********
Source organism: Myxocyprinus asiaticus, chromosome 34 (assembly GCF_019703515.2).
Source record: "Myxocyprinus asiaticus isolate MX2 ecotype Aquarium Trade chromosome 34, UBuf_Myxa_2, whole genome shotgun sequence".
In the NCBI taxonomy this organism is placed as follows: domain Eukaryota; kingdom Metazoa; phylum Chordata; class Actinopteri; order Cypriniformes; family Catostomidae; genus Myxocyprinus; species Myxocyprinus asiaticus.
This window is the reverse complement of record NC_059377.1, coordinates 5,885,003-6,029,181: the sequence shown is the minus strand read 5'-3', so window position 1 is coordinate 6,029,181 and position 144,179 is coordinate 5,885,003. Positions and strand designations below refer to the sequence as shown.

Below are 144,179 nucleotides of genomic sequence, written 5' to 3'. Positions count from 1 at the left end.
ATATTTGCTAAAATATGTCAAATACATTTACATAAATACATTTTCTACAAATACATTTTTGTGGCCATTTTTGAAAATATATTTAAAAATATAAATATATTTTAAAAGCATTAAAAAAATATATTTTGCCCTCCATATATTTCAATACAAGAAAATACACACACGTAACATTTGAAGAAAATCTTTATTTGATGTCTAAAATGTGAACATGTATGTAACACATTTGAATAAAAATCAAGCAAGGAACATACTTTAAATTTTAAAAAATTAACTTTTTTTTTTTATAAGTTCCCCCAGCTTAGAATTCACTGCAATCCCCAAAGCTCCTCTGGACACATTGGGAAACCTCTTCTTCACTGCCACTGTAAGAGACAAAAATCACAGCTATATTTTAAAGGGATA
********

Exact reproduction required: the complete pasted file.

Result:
Source organism: Myxocyprinus asiaticus, chromosome 34 (assembly GCF_019703515.2).
Source record: "Myxocyprinus asiaticus isolate MX2 ecotype Aquarium Trade chromosome 34, UBuf_Myxa_2, whole genome shotgun sequence".
In the NCBI taxonomy this organism is placed as follows: domain Eukaryota; kingdom Metazoa; phylum Chordata; class Actinopteri; order Cypriniformes; family Catostomidae; genus Myxocyprinus; species Myxocyprinus asiaticus.
This window is the reverse complement of record NC_059377.1, coordinates 5,885,003-6,029,181: the sequence shown is the minus strand read 5'-3', so window position 1 is coordinate 6,029,181 and position 144,179 is coordinate 5,885,003. Positions and strand designations below refer to the sequence as shown.

Below are 144,179 nucleotides of genomic sequence, written 5' to 3'. Positions count from 1 at the left end.
ATATTTGCTAAAATATGTCAAATACATTTACATAAATACATTTTCTACAAATACATTTTTGTGGCCATTTTTGAAAATATATTTAAAAATATAAATATATTTTAAAAGCATTAAAAAAATATATTTTGCCCTCCATATATTTCAATACAAGAAAATACACACACGTAACATTTGAAGAAAATCTTTATTTGATGTCTAAAATGTGAACATGTATGTAACACATTTGAATAAAAATCAAGCAAGGAACATACTTTAAATTTTAAAAAATTAACTTTTTTTTTTTATAAGTTCCCCCAGCTTAGAATTCACTGCAATCCCCAAAGCTCCTCTGGACACATTGGGAAACCTCTTCTTCACTGCCACTGTAAGAGACAAAAATCACAGCTATATTTTAAAGGGATA